We are big on doing things our own way. We often say “I have the right to live my life the way I choose”. As a child, I upheld this virtuously – and often told adults “I will do it my way”. It drove adults around me nuts. And because spanking was common, back then, my wanting to do things my way often also left me smarting. Yet it never stopped me.
But isn’t “doing things our way” a norm for adult life as well? I think we all resist being told what to do and how to live. We still want to do things our way. We are big on self-will. We see this openly in childhood, but the same feeling persists and flourishes into adulthood – even if we are usually a little more subtle in how we show it.
A recent survey by a charitable organisation found that nine out of ten Britons admit that they regularly go a whole day without performing a simple act of kindness for someone else. Almost a quarter can’t remember the last time they went out of their way to show kindness to another human being. We are often self-centred. Not God-centred, or other-centred.
Perhaps this is why the Sermon on the Mount can be so unsettling. It sits uneasily with our self-will and self-centredness. It also cuts across our individualism and our desire for autonomy. We read it with the feeling that it’s a beautiful ideal – but too demanding, not practical in today’s society. But, as I said last month, the Sermon on the Mount is the Magna-Carta of the Kingdom of God. It answers the question that we, the people of God, must ask ourselves: “How then shall we live”?
The Sermon on the Mount is a call to live righteously. “Those who hunger and thirst for righteousness are blessed,” says Jesus “for they shall see God”. Righteousness is the core characteristic of those who know God. A citizen of a country recognises its laws. If we are citizens of God’s Kingdom, then we need to recognise the laws of God’s Kingdom. Righteousness is about doing the right thing – following God’s norms, rather than conforming to the norms set by the world. Righteousness is being right with God, and therefore living by the values and virtues of His Kingdom.
But what does Righteousness mean?
In Matthew 5, Jesus presents the commandments from the Hebrew Scriptures: “You have heard that it was said… you shall not murder.” The disciples must have thought, as we would, “I am not a murderer… I haven’t killed anyone”. Relief, perhaps mixed with a little self-righteousness. But Jesus continues – with a “But”. A dangerous word, which changes and reinterprets what has gone before.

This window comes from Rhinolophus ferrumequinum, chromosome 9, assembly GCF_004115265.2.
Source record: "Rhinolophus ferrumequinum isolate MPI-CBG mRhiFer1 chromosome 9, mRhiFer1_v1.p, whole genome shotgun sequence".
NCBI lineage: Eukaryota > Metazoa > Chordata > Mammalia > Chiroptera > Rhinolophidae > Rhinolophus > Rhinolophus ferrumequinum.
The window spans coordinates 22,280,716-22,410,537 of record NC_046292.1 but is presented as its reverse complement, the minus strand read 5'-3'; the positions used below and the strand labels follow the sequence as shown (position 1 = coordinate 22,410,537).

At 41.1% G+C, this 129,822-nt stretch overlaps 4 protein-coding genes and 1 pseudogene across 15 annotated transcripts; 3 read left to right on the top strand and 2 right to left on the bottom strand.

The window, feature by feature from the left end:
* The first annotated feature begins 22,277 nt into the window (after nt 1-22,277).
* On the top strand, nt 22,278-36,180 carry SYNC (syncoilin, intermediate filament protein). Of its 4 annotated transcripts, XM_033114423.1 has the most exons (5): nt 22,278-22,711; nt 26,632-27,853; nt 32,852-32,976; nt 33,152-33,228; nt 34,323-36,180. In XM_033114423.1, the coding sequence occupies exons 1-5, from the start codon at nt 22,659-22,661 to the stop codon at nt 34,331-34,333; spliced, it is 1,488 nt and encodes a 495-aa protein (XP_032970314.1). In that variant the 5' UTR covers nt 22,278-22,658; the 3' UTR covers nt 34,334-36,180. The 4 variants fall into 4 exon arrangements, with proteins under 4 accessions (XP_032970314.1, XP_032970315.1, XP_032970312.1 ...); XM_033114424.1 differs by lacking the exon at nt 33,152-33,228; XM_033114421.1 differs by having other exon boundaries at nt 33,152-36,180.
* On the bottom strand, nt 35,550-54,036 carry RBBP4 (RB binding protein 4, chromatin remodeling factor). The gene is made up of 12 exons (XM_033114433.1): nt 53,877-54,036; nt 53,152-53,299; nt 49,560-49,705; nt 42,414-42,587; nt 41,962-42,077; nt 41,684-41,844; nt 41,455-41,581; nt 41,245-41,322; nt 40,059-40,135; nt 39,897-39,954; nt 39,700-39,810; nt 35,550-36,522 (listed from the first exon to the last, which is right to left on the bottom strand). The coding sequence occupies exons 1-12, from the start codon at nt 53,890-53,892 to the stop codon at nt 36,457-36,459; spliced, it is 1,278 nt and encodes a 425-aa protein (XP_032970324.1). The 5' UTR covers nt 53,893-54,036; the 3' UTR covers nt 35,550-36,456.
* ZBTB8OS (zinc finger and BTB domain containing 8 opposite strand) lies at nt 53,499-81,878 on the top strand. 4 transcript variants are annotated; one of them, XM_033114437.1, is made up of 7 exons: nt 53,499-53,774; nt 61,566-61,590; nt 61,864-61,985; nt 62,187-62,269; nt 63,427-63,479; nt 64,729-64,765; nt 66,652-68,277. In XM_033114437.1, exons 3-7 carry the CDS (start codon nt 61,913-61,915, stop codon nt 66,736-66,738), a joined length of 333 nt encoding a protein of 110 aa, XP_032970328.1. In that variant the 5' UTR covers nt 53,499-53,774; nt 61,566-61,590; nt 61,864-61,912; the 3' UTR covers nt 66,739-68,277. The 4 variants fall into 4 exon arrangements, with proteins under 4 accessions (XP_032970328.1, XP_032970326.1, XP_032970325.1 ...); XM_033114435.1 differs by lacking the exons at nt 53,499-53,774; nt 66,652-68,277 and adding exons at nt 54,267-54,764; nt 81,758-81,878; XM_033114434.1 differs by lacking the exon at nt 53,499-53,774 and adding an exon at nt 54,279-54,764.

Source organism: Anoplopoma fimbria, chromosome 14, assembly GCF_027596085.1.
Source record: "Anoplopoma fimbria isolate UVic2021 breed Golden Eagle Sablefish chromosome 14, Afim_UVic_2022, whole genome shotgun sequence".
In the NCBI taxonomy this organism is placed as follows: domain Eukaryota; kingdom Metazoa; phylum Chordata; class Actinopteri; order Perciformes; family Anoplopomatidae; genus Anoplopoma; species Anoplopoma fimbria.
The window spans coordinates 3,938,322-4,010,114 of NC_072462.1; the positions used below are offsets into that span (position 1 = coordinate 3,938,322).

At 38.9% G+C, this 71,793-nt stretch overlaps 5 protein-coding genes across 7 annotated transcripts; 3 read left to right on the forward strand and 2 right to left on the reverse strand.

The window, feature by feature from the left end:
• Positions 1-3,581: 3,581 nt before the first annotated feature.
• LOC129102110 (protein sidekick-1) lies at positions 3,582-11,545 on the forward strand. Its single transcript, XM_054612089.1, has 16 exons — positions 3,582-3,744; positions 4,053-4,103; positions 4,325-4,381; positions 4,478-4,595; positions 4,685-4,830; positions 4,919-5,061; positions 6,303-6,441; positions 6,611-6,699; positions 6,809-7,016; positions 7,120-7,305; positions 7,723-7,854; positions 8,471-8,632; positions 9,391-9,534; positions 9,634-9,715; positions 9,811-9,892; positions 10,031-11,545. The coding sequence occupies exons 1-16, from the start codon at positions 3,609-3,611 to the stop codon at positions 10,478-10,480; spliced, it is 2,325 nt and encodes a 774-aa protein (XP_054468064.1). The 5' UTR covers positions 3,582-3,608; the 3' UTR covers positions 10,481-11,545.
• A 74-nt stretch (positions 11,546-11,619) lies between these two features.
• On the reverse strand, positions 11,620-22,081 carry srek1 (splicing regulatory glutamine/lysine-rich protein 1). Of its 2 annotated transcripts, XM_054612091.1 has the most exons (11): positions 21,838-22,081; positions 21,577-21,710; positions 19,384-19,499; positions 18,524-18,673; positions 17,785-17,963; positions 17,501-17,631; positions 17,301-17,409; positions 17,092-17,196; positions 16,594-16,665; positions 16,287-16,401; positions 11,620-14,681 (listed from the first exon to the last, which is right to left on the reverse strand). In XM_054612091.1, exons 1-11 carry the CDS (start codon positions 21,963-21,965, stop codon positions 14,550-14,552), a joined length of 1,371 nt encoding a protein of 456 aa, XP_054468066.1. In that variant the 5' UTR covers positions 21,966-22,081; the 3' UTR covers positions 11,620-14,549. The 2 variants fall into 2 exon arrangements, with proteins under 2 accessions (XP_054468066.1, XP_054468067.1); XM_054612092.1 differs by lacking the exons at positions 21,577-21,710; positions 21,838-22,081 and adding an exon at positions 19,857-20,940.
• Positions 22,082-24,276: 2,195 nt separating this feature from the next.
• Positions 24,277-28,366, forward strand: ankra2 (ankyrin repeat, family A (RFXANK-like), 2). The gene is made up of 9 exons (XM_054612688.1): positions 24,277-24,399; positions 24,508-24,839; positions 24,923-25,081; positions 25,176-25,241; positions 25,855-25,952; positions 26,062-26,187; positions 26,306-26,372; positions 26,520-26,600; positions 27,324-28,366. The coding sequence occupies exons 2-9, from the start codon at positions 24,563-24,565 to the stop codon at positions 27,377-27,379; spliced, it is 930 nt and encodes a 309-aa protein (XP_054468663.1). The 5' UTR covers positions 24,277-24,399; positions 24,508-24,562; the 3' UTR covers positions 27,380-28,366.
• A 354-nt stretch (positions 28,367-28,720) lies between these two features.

“But,” says Jesus, “I tell you, if you are angry… insult… call your brother or sister a fool… you are equally guilty”. That is a completely different kettle of fish. That is us. Our angry words, our bad feelings, our insults, our derogatory remarks to others – or about others. Resolving anger and bad feeling, says Jesus, takes priority – even over worship. First we must be reconciled to anyone we have fallen out with. Only then are we to come to the altar.
In the section on adultery, the stakes are even higher for a world saturated with images and pornography. “Looking and lusting” is considered “adultery”. Not just the act. In the first century Jewish world, where a husband could divorce his wife on a whim, Jesus had strong words to say to them. I suspect he would speak equally strongly to our world, where marriage is often taken lightly.
Jesus’ examples show the attitude and behaviour he requires. It is not just about outward actions – Jesus includes our inner attitudes of heart and mind. The need to live righteously before God is so vital that Jesus uses hyperbole to emphasise its importance. “If your right eye causes you to sin, tear it out; if your right hand is causing you to sin, cut it off”. How we live – outwardly AND inwardly – is supremely important. This is why the Sermon on the Mount matters – then and now! It describes a way of life. It calls us – citizens of the Kingdom of God to make a better world – the Kingdom that Jesus brought to Earth.
Jesus was not addressing the general public – although these Kingdom values, if lived, would transform the World. God knows and loves us, and his Rule can restore and heals our broken world, broken people, broken lives, broken relationships, broken society.
Gandhi recognised this truth. When the former British Viceroy of India, Lord Irwin, asked him what would solve the problems between Great Britain and India, Gandhi picked up a Bible and opened it to Matthew 5 and said: “When your country and mine shall get together on the teachings laid down by Christ in this Sermon on the Mount, we shall have solved the problems not only of our countries but those of the whole world.”